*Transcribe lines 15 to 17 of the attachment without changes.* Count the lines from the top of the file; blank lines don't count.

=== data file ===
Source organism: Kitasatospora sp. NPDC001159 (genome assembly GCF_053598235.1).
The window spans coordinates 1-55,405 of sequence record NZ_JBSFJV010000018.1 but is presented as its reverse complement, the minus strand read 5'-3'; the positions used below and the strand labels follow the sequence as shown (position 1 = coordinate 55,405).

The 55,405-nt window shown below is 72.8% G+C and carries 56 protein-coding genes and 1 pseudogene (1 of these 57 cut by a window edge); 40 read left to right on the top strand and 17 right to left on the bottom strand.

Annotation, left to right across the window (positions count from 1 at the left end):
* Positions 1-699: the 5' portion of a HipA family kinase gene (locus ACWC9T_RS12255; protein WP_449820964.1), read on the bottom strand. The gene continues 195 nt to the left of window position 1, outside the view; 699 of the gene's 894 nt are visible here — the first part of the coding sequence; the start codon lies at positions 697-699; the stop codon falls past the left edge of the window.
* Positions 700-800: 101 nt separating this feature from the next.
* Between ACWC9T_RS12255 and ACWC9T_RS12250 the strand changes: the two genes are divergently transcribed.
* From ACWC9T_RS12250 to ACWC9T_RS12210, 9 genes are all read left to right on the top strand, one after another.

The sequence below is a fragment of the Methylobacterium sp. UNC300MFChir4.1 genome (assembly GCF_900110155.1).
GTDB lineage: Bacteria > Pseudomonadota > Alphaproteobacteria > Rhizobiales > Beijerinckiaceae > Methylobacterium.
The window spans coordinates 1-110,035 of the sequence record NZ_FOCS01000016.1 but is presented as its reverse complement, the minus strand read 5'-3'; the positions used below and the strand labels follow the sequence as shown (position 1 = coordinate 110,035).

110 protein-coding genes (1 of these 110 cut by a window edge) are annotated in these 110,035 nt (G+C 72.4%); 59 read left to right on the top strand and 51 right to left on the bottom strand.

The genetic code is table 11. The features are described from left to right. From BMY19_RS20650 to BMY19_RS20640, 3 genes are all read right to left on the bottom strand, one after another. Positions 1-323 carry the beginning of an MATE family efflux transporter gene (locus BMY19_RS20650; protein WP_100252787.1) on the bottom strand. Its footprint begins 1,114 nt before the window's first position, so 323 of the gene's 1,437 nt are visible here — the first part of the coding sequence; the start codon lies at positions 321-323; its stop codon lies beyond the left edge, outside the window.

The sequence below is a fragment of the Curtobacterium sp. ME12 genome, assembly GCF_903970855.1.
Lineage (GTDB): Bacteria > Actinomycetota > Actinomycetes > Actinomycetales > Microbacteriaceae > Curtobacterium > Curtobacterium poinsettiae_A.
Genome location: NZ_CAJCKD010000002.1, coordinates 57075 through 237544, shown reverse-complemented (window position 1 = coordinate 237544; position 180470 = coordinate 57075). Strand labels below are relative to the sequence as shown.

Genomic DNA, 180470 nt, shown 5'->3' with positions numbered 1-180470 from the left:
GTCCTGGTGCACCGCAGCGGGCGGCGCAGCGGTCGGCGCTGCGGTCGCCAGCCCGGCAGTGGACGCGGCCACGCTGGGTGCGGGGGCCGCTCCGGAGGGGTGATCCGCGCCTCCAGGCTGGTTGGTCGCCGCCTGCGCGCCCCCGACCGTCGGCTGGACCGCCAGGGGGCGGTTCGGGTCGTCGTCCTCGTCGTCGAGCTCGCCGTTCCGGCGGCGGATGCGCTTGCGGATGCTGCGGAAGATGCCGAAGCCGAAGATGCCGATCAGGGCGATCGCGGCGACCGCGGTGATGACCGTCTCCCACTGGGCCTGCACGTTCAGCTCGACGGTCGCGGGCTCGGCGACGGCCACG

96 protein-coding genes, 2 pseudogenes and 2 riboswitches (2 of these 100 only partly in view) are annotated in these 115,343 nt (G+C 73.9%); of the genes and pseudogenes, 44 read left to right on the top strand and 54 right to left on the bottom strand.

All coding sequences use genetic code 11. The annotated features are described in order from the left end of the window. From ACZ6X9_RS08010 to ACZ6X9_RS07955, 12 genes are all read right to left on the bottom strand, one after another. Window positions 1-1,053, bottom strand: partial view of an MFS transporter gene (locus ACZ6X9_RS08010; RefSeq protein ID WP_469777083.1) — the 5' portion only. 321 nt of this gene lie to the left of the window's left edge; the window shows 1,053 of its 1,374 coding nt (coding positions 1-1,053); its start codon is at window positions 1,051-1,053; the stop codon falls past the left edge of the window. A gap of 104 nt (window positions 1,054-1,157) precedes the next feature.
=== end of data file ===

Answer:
Lineage (GTDB): Bacteria > Actinomycetota > Actinomycetes > Actinomycetales > Microbacteriaceae > Curtobacterium > Curtobacterium poinsettiae_A.
Genome location: NZ_CAJCKD010000002.1, coordinates 57075 through 237544, shown reverse-complemented (window position 1 = coordinate 237544; position 180470 = coordinate 57075). Strand labels below are relative to the sequence as shown.

Genomic DNA, 180470 nt, shown 5'->3' with positions numbered 1-180470 from the left: